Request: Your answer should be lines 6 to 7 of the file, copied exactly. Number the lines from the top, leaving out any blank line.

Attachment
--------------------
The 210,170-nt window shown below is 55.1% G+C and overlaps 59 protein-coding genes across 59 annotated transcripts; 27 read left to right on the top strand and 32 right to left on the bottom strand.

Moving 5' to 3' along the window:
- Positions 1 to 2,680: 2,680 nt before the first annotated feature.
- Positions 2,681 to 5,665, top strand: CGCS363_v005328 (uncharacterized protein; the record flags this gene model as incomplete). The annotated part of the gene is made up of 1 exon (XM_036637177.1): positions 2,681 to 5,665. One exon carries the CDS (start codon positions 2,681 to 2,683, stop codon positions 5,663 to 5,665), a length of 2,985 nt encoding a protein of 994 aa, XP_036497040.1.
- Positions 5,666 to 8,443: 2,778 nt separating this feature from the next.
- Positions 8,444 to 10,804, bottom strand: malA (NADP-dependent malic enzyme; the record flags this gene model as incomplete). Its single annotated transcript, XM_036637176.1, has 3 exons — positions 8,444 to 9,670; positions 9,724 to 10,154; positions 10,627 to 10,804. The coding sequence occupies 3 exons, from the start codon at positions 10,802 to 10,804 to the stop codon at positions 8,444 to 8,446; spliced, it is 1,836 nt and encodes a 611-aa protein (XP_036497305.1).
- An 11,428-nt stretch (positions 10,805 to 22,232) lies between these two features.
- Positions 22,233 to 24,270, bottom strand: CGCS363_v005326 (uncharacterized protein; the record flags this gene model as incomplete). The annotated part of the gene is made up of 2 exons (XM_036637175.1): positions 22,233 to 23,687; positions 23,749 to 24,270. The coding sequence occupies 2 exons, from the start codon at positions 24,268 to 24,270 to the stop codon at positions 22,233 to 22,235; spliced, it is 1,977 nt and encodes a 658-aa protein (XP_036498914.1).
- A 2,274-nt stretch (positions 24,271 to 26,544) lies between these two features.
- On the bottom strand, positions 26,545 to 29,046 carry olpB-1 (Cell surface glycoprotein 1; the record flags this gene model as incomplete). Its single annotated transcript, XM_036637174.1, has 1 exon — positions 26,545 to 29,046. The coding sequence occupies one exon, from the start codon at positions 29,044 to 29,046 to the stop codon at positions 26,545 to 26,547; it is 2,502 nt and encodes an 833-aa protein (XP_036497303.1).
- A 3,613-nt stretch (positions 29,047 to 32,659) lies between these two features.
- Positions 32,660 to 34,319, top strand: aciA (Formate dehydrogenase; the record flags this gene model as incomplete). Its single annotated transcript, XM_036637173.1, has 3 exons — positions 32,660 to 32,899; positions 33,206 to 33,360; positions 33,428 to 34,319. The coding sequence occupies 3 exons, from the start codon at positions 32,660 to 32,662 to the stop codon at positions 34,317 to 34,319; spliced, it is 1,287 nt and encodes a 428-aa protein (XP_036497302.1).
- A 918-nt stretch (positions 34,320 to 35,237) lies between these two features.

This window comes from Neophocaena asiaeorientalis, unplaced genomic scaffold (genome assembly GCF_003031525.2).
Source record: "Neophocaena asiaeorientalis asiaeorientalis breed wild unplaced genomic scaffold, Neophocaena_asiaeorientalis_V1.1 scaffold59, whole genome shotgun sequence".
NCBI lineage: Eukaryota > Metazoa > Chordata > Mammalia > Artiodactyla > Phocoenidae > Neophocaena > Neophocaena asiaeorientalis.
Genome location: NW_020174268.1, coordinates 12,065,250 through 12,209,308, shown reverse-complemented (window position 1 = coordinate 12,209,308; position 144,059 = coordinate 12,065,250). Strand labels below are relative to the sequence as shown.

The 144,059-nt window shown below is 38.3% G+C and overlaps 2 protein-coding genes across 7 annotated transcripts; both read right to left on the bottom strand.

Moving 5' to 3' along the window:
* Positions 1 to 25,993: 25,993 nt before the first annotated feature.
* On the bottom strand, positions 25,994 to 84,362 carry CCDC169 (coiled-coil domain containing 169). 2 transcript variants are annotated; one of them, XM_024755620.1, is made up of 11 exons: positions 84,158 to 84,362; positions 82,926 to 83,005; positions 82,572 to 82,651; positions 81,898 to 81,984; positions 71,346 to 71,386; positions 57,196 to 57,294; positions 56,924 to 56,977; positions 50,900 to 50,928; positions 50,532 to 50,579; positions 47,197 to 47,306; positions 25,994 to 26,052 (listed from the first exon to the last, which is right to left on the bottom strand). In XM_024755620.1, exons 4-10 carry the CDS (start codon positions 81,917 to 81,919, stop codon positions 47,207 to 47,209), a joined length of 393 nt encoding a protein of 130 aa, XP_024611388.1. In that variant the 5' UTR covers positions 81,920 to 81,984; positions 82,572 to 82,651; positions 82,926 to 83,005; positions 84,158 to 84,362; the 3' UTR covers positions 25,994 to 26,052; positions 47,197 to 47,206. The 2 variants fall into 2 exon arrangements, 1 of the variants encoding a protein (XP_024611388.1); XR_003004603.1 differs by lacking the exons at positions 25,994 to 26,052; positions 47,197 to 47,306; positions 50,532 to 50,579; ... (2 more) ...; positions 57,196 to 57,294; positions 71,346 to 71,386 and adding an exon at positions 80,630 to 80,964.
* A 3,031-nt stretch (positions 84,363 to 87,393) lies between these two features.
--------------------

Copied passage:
- Positions 8,444 to 10,804, bottom strand: malA (NADP-dependent malic enzyme; the record flags this gene model as incomplete). Its single annotated transcript, XM_036637176.1, has 3 exons — positions 8,444 to 9,670; positions 9,724 to 10,154; positions 10,627 to 10,804. The coding sequence occupies 3 exons, from the start codon at positions 10,802 to 10,804 to the stop codon at positions 8,444 to 8,446; spliced, it is 1,836 nt and encodes a 611-aa protein (XP_036497305.1).
- An 11,428-nt stretch (positions 10,805 to 22,232) lies between these two features.